Seniors brace for cuts after Cuomo declines to amend budget language
By: Gloria Pazmino
Friday, 17 February 2017
Publication & Publisher: Politico New York
Thousands of senior citizens are facing the prospect of losing their senior centers after Gov. Andrew Cuomo failed to amend language in his $152.3 billion executive budget proposal, leaving in place a shift of funds that could result in the closing of facilities and a $17 million hole in the city’s budget.
Senior citizen advocates have been writing to Cuomo, urging the governor to change the budgetary language before the 30-day amendment period expired. Advocates want Cuomo to amend a proposal that would redirect funds from adult care to child care services, removing the flexibility the city has had in the past to allocate the funds at its own discretion.
POLITICO New York first reported the shifting of cash, found in an allocation for Title XX funds in the governor’s Aid to Localities bill.
The funds, also referred to as the Social Services Block Grant, are a capped entitlement program from the federal government. The proposal states that the funds will be used only for child care services — limiting the city’s flexibility in deciding how to spend the discretionary dollars.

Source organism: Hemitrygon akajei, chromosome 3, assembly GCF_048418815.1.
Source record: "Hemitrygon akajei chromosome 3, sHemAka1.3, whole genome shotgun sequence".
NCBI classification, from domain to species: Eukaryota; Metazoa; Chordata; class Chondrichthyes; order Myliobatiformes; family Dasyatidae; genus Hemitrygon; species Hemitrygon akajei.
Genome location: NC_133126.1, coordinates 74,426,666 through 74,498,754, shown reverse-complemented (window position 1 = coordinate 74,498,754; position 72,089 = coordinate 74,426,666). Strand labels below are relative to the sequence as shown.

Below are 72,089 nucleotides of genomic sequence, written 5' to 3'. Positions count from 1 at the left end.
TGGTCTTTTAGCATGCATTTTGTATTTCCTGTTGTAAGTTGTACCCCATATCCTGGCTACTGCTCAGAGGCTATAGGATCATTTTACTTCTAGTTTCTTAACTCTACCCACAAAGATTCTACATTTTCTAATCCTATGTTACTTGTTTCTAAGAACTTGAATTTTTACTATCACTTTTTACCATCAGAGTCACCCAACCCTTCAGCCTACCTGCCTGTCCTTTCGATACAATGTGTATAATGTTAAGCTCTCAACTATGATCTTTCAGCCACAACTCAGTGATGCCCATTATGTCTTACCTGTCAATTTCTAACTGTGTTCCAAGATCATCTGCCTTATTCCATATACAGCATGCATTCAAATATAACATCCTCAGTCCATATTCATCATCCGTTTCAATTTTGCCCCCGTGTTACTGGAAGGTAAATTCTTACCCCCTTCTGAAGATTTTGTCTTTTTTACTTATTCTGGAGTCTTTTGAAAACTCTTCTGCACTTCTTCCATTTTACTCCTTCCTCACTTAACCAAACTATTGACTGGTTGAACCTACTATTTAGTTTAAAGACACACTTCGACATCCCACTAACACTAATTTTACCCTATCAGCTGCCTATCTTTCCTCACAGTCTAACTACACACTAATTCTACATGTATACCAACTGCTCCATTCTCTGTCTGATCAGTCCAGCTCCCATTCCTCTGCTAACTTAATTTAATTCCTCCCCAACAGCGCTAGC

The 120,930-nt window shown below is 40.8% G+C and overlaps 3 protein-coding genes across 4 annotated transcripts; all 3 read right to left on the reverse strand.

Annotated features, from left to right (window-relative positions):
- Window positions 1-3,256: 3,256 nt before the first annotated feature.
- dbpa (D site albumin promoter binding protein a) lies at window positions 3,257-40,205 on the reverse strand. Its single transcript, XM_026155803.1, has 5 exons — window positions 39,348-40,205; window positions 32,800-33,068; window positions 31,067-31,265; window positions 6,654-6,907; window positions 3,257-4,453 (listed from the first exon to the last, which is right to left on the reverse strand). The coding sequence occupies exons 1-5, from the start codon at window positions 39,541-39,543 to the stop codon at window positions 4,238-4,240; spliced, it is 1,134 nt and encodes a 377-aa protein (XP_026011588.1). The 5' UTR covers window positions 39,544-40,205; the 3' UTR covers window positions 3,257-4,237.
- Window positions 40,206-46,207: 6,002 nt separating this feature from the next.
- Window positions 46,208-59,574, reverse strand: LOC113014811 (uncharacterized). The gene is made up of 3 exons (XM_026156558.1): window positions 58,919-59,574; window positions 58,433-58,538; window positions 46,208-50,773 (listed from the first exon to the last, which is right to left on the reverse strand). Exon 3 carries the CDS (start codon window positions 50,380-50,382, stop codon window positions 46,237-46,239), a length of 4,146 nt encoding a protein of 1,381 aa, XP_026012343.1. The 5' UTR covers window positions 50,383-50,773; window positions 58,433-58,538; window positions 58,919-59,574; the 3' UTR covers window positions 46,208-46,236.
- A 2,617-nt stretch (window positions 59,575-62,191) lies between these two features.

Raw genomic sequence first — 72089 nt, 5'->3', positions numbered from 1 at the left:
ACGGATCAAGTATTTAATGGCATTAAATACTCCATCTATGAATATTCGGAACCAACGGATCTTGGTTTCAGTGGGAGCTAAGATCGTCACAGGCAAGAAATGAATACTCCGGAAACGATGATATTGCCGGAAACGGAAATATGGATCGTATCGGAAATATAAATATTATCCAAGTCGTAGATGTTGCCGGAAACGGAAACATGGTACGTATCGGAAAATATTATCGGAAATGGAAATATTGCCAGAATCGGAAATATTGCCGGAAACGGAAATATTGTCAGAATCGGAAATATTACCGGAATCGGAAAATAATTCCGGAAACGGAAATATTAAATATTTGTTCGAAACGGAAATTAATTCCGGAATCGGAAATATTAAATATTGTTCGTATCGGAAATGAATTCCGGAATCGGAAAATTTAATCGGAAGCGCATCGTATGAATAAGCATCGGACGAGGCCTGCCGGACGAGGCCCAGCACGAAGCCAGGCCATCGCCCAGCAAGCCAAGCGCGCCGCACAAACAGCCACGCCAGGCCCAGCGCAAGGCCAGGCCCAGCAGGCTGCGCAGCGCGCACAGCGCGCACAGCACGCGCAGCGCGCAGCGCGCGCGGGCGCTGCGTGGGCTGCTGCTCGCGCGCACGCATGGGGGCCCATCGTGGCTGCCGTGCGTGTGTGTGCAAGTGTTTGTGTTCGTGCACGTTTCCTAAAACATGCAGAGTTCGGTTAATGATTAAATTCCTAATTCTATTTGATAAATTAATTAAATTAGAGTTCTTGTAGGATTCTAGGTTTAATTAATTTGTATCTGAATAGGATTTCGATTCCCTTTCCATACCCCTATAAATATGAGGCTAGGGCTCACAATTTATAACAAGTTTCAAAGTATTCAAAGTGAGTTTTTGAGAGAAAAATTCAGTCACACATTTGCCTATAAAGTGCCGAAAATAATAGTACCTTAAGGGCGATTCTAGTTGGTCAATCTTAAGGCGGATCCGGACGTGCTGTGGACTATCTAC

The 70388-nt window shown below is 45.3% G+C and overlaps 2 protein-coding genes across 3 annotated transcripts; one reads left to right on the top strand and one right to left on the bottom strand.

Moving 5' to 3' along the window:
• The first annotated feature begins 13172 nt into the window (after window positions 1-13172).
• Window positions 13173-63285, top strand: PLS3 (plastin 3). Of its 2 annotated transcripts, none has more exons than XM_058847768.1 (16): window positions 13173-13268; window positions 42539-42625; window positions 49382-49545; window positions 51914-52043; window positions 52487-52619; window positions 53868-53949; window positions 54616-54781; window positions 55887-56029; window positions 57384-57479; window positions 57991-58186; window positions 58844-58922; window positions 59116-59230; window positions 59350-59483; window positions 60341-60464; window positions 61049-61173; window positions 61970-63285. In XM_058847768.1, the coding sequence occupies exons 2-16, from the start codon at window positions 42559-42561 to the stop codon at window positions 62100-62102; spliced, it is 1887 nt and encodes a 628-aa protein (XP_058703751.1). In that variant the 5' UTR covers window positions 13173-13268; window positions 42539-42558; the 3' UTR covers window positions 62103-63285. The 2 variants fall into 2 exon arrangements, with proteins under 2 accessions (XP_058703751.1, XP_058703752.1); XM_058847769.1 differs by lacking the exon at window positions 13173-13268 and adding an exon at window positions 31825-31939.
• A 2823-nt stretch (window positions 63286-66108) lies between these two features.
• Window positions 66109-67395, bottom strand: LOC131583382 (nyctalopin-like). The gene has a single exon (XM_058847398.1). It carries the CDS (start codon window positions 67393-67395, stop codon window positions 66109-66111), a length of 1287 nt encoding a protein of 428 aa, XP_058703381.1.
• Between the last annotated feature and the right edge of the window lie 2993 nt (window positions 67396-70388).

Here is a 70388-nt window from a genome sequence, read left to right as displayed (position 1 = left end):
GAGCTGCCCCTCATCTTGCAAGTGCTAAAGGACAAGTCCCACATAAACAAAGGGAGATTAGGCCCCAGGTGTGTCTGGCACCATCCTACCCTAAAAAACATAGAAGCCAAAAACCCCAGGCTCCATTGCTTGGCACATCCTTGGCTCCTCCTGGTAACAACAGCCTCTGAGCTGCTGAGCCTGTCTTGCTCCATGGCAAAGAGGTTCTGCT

Caryn Resnick, deputy commissioner for the Department of the Aging, said earlier this month the agency estimated the transfer would result in a $17 million cut to services that could force the city to shutting down at least 65 senior centers.
The closures would affect at least 6,000 seniors who would lose access to key services including meals, social activities, eviction assistance and help with health care.
Bobbie Sackman, director of public policy at LiveON NY, a senior citizen advocacy organization, said the group sent 13,800 letters from 104 senior centers around the city opposing the budgetary cut.
“We pulled out all the stops we cold and [the] governor ignored the seniors,” Sackman said. “While Governor Cuomo’s announcement to make New York the first age friendly state in the nation is laudable, it is disturbing that his budget would then close 65 NYC senior centers.”
A spokesperson for the governor did not return a request for comment.
“We are disappointed that thousands of New York City seniors remain at risk of losing vital services,” Rosemary Boeglin, a spokesperson for Mayor Bill de Blasio said in a statement. “We are committed to working with state legislators to ensure that Title XX funding is restored in the enacted budget.
--additional reporting by Josefa Velasquez